Attention California residents: if you've been running around your local soccer fields wearing kangaroo leather cleats, beware! You're wearing contraband! That's right, the California Supreme Court on Monday banned the sale of soccer cleats and other goods made from kangaroo leather.
You might not realize it, but kangaroos have taken up quite a bit of time in California's political ecosystem so far this year. Legislation to allow "kangaroo-derived" products passed the state Senate earlier this year, and is expected to clear the Assembly. The new prohibition, which is the only one of its kind in the U.S. overturns two previous rulings, which held that "California's kangaroo ban interferes with federal support of Australia's wildlife management plans."
The activists oppose kangaroo products because they say hunters mistakenly shoot endangered species. They also say abundant kangaroo species are killed cruelly -- sometimes shot during night hunting parties, and sometimes clubbed to death as babies.No ideas were given on how to enforce this law.
"We sued because of the horrific way kangaroos are killed," said Lauren Ornelas of Viva International Voice for Animals, which filed the lawsuit. "We sued because of the way Adidas is snubbing their noses at California's law."
Kangaroos were first put into the contraband category in 1971, and it was reinforced in 1974 when three variations of kangaroo were placed on the endangered species list. But kangaroos hopped their way out of the endangered list in 1995, and the marsupials' hides were no longer considered a banned good.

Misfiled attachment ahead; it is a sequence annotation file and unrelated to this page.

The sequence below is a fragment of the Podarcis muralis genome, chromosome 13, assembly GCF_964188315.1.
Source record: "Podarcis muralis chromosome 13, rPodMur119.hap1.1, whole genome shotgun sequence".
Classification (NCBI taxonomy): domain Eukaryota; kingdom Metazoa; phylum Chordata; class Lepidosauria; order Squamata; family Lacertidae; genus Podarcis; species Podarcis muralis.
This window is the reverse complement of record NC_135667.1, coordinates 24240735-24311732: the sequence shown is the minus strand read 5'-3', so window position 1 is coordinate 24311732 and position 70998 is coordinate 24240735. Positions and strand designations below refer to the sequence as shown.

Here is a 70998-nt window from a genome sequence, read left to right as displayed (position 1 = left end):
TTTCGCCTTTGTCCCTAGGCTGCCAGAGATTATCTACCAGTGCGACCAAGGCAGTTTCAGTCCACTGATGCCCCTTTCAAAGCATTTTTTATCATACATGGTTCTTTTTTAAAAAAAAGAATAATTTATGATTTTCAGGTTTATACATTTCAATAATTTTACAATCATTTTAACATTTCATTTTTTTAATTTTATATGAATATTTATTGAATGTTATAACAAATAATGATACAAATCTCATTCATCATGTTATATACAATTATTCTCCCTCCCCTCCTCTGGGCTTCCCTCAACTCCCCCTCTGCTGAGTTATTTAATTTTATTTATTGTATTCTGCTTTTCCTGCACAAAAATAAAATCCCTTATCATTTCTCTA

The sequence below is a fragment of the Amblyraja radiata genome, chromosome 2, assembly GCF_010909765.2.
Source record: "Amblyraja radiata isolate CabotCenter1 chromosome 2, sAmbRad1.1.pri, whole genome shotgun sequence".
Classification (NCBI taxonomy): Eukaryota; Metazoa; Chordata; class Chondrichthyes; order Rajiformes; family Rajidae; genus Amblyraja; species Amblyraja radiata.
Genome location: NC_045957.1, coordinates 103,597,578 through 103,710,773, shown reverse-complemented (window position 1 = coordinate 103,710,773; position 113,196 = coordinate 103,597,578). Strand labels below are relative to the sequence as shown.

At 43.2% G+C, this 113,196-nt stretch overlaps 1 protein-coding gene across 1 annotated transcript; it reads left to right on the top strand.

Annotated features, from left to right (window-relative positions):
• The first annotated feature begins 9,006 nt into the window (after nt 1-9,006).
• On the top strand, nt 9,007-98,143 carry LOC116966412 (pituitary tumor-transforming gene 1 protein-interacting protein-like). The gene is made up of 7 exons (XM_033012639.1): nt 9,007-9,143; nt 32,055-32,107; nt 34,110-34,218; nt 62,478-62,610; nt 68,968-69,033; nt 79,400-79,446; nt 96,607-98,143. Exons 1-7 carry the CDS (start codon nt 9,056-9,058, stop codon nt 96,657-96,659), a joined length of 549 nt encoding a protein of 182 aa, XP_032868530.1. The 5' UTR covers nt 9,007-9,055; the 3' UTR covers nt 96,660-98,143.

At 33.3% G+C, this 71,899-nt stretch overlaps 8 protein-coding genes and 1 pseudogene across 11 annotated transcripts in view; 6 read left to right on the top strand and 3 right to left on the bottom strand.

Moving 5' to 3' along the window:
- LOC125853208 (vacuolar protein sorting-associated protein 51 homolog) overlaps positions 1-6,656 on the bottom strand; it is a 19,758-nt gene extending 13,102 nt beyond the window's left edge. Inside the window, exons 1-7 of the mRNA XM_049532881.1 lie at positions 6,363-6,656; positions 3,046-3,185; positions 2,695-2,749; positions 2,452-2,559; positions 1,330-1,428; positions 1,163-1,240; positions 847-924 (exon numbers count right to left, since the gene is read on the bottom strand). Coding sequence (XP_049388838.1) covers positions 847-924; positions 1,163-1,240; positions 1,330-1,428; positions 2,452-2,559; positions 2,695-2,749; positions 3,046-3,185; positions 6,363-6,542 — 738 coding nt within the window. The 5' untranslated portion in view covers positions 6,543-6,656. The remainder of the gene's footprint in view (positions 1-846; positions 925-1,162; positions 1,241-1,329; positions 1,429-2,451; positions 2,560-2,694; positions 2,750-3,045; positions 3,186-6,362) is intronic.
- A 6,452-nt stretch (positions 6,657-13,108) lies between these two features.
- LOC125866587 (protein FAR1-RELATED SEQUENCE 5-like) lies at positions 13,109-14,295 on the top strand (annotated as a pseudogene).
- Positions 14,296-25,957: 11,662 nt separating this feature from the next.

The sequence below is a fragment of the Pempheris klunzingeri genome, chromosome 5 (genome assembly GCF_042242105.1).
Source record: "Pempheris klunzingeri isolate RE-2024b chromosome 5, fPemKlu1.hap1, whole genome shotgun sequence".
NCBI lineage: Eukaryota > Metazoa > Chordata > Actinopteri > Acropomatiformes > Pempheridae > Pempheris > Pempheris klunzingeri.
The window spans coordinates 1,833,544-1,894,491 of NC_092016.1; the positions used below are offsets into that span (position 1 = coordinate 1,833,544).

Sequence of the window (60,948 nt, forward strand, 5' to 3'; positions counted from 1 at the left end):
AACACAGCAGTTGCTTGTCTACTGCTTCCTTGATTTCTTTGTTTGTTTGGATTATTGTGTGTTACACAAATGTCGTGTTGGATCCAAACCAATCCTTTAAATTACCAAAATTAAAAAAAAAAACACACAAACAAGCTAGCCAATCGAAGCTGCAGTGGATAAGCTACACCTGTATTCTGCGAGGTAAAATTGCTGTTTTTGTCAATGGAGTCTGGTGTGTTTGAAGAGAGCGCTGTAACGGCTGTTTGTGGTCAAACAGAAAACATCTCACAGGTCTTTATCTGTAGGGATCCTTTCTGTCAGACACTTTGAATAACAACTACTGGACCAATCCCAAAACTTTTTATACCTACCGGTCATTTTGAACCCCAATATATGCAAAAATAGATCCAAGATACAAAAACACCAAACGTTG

Adidas is the largest industrial user of kangaroo leather, and they've spent almost $500,000 on lobbying efforts since 2003. Their popular soccer cleat, the Predator, is made of kangaroo hides. And wouldn't you believe it, in his efforts to dominate every aspect of California's culture David Beckham wears the said shoes. But fear not, vegetarians and PETA supporters, Beckham has managed to skirt controversy, and remain our golden visitor:
"David wears synthetic Predator boots so this ruling has no relevance to us," Beckham's spokesman Simon Oliveira wrote in a terse e-mail. Oliveira declined further comment.It's great to see that when California's State Supreme Court isn't dealing with frivolous lawsuits, same-sex marriages, and sentencing laws, they can help out our great Australian friends. Kangaroo Jack thanks you!